developerWorks: This is a developerWorks podcast. I'm Scott Laningham. Joining me are Yaccov Cohen, CEO of Mainsoft, a company that integrates enterprise collaboration technologies into the work environment. Also, Chris Lamb is with us. Chris is senior marketing manager for IBM Lotus Connections, IBM's social-software-for-business platform.
Welcome to you both.
Cohen: Thank you for having me.
Lamb: Thank you. Glad to be here.
developerWorks: Maybe we could kick this off guys -- and Chris, maybe I throw this first question to you -- clearly, social software enhances a development team's experience just like it does everybody's right now with the Web, but why do development teams need something more than just some free Web-based social tools? Like the many that are out there?
Lamb: That's a good question, Scott. Um -- the development teams today are under a lot of different pressures. They're trying to improve their productivity, they're working in a distributed work environment, and, you know, software development is basically a collaborative process. They need to work with other developers and other stakeholders around the organization.
And what we've found with our customers is that they can use social software to really help with that collaboration, right? To use blogging information to discover information and knowledge and expertise from other people that may be sitting down the hall or on the other side of the world.
They might want to search for expertise and find someone with a specific skill for a project that has a tough deadline. And social software profile capabilities can help them do that.
And there's lots of different examples where different social software services can really expedite the software development process.
And so that's really the problem that we're trying to solve with the solution we're talking about today.
developerWorks: Yaccov, do you want to add anything to that?
Cohen: Yeah, I think it's not just helping the software developers to meet their deadlines and maintain agility, it's also about integrating the software development process into the overall business processes of the enterprise. And what people want today, they want the software delivery process to be -- not to be a silo but to be totally integrated with, across different business clients and having the business stakeholders participate in the software delivery process. Because with the Internet, software [delivery] is becoming one of the core functions of every enterprise, so it's really key to integrate the software delivery process with all the business stakeholders. And social software is a great way to do that.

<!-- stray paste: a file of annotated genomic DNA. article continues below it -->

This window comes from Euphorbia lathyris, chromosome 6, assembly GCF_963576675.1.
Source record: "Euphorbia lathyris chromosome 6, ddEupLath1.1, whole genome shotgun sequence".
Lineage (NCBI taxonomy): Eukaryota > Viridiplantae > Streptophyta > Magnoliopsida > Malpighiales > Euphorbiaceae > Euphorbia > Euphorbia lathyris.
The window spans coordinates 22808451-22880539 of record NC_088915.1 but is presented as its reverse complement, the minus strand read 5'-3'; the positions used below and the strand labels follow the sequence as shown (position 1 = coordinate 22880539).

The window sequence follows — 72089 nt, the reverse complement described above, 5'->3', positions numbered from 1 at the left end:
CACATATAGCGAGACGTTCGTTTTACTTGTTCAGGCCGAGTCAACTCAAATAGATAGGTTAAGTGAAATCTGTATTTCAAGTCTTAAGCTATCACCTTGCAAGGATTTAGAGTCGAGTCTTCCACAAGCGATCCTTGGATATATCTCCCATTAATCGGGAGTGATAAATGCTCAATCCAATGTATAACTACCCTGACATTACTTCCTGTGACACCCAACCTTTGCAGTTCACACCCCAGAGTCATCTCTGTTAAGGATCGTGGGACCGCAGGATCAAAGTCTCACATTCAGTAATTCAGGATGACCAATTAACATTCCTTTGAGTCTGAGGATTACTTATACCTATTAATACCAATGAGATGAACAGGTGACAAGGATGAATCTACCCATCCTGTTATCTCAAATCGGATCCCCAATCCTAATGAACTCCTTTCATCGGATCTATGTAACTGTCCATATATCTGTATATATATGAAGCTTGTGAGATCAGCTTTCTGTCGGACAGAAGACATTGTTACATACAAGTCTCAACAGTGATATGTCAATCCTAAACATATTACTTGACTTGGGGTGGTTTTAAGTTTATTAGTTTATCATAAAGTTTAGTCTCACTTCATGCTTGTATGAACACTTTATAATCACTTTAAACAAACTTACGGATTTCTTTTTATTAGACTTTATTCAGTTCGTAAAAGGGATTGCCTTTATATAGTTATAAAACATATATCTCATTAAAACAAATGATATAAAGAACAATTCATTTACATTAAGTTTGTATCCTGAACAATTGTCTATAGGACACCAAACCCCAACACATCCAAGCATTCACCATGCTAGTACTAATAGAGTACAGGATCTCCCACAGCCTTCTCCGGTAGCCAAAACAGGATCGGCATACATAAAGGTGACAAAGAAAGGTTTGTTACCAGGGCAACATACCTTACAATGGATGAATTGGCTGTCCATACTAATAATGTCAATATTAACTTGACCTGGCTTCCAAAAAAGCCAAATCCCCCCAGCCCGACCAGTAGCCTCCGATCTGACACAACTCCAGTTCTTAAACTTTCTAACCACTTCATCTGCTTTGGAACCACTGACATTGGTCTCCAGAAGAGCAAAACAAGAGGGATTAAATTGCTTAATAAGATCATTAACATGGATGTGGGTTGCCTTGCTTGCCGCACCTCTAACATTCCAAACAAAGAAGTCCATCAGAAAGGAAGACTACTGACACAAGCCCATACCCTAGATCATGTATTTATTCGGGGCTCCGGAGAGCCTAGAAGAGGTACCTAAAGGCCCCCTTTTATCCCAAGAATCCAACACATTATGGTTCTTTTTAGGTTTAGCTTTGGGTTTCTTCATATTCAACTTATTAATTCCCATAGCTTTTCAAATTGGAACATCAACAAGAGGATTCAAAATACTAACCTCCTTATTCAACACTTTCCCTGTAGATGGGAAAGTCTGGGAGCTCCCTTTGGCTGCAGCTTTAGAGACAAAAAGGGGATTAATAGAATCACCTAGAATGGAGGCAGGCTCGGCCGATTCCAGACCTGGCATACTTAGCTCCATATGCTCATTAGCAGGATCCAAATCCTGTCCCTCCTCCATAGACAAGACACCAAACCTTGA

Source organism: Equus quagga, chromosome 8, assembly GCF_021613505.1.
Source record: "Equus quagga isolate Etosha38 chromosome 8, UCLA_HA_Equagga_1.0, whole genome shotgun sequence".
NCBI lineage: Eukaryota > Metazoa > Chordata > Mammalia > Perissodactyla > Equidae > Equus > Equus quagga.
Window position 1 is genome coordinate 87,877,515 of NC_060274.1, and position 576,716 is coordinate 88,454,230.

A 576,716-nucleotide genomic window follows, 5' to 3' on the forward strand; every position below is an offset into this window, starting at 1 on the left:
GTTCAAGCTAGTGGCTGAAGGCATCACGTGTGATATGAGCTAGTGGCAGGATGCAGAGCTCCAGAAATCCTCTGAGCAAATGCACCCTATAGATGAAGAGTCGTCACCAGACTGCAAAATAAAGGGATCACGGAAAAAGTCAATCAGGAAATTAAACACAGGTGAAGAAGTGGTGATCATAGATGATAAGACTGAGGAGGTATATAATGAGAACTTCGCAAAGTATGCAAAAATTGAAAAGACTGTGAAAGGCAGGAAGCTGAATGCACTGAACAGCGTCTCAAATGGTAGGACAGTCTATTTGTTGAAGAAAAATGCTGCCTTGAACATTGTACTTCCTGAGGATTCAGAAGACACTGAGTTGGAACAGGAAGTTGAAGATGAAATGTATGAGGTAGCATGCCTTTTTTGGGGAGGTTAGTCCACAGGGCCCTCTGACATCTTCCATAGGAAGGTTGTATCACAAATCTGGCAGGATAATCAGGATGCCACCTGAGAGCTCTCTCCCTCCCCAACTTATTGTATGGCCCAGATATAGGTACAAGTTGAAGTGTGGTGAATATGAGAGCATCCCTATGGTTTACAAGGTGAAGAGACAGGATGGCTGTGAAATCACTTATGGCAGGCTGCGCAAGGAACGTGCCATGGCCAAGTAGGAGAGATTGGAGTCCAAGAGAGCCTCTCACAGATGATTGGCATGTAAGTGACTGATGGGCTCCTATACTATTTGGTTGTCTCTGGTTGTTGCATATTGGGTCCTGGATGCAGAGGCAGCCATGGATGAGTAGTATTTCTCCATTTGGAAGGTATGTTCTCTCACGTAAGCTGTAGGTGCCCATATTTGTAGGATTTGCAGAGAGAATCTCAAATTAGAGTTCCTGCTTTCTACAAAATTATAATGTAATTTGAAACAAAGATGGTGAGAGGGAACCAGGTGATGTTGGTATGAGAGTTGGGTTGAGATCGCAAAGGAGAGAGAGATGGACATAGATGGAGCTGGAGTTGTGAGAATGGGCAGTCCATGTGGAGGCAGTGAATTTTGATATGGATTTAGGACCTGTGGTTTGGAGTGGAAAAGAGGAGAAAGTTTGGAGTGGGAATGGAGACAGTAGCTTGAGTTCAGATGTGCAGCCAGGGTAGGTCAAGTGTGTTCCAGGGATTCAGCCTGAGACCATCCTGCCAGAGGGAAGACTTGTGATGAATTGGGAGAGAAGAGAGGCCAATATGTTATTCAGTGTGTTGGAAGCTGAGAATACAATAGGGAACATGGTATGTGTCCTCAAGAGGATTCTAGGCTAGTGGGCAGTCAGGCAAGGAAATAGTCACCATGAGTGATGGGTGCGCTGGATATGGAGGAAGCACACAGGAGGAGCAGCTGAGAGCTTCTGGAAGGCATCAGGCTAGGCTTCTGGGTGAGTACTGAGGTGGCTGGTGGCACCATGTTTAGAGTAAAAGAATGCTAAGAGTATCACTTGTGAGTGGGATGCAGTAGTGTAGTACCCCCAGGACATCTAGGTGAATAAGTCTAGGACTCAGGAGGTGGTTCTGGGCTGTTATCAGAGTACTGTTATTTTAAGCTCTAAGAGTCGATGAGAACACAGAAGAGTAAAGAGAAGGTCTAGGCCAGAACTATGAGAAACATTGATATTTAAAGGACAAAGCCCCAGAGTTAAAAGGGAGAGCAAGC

developerWorks: Chris, I wanted to ask you. I know this must -- to be working with Mainsoft on this; there was clearly a need for it and a mandate -- what kind of things were you hearing, even internally at IBM, about the need for something like this?
Lamb: We certainly use Connections software within our Connections development team and that team also uses Rational® products for development ...
Lamb: ... of software [in the] group. And so we have direct experience with the integration requirements for these two solutions. You know, from the connections development team [experience].
And we are under the same business pressures that other development teams are under, so the solution is a real direct result of our own use case inside of IBM.
developerWorks: Certainly an example of an extremely large and multi-faceted development team building tools for development teams so IBM understands this clearly, doesn't it?
developerWorks: Could we get into some discussion here of what does this integration of Connections and Rational Team Concert look like and what does it enable? I mean we started to touch on that but I wonder if you could dig a little deeper for us?
Cohen: Sure. So first we see the ability to find technical and business experts across the enterprise, you know, based on skills and based on experience. And to be able to do that within the context of Jazz and the software delivery process.